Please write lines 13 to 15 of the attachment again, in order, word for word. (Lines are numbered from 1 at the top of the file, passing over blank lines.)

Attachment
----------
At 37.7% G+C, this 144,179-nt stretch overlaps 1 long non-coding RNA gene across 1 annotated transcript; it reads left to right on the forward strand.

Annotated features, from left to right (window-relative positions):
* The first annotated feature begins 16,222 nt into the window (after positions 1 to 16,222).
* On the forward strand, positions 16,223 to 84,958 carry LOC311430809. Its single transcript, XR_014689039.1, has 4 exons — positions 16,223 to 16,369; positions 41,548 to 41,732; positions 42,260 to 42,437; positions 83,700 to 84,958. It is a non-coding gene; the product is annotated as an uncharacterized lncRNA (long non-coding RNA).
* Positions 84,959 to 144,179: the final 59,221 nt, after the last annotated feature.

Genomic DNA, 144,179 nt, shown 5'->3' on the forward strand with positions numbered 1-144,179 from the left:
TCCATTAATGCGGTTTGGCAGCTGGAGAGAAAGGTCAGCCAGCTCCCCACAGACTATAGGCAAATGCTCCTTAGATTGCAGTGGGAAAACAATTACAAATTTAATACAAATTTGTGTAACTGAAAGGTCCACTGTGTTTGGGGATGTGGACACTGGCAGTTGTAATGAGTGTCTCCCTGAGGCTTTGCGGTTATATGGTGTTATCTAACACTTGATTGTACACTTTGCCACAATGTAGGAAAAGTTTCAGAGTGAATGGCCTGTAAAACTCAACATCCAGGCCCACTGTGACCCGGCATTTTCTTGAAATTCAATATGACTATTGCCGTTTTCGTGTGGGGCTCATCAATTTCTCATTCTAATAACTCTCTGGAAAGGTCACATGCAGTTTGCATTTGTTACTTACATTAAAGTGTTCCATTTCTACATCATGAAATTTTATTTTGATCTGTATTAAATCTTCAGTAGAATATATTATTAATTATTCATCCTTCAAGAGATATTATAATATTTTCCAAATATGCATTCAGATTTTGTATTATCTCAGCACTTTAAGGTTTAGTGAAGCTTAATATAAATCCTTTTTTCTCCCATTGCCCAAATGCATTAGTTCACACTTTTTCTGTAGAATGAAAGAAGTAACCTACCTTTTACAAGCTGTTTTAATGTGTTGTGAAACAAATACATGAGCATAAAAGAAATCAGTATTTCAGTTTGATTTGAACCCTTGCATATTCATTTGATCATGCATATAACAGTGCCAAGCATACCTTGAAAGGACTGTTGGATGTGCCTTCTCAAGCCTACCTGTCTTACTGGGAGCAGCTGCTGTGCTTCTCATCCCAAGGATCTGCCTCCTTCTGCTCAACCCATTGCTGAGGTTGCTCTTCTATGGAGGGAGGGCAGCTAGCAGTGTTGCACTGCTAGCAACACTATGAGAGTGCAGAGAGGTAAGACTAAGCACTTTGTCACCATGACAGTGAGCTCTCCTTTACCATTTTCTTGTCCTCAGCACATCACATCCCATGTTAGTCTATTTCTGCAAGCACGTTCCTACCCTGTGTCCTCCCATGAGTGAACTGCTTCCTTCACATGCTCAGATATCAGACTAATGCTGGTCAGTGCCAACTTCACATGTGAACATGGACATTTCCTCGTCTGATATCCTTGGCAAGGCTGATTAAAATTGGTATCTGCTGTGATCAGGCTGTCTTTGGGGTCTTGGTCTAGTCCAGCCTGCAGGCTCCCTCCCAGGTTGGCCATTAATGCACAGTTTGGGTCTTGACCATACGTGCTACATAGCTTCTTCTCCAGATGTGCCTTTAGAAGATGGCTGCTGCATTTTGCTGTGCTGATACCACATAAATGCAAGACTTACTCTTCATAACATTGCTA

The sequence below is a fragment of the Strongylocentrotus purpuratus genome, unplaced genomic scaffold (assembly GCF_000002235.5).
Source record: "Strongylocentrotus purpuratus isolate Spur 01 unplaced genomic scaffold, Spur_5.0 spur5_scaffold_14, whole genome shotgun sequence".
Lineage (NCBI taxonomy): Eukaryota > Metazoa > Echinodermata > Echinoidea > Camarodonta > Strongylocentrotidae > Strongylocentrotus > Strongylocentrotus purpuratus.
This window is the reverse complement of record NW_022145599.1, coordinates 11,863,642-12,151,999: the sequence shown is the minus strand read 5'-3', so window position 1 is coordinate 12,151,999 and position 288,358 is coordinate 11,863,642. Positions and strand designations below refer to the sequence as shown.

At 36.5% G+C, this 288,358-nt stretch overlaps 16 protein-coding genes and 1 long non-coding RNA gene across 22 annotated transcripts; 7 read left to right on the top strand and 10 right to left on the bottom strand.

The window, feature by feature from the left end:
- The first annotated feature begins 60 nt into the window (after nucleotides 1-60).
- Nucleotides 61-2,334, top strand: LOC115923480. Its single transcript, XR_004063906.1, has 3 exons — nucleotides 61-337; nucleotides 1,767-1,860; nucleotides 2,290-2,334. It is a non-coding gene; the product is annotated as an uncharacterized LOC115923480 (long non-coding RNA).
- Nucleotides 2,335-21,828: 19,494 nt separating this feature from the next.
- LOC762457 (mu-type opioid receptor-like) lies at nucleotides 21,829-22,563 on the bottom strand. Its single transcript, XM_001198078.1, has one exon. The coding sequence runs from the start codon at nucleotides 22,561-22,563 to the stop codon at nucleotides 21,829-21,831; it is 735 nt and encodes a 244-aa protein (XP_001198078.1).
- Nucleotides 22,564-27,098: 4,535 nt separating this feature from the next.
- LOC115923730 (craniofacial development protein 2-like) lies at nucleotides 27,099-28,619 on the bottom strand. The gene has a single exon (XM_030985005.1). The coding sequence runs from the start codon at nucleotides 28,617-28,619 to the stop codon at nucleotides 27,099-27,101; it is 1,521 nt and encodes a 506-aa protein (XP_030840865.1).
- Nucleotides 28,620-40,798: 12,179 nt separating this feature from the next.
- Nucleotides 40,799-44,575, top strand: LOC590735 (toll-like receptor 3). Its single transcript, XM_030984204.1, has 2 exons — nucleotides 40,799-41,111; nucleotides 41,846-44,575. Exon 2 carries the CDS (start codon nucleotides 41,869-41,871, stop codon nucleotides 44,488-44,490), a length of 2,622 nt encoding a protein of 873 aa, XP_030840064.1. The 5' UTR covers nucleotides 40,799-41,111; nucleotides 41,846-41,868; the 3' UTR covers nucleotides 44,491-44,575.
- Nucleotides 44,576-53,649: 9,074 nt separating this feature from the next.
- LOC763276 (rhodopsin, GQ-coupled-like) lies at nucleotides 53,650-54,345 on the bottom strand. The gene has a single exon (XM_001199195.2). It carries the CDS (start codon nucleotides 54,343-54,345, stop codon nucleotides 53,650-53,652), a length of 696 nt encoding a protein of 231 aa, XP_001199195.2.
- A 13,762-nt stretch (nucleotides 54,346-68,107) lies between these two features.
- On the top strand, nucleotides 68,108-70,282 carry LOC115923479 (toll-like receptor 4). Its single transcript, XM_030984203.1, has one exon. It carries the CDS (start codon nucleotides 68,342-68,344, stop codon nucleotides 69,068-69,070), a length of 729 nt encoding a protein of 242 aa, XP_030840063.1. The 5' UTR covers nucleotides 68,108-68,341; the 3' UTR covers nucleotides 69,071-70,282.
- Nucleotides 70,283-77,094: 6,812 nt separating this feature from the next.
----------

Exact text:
The window, feature by feature from the left end:
- The first annotated feature begins 60 nt into the window (after nucleotides 1-60).
- Nucleotides 61-2,334, top strand: LOC115923480. Its single transcript, XR_004063906.1, has 3 exons — nucleotides 61-337; nucleotides 1,767-1,860; nucleotides 2,290-2,334. It is a non-coding gene; the product is annotated as an uncharacterized LOC115923480 (long non-coding RNA).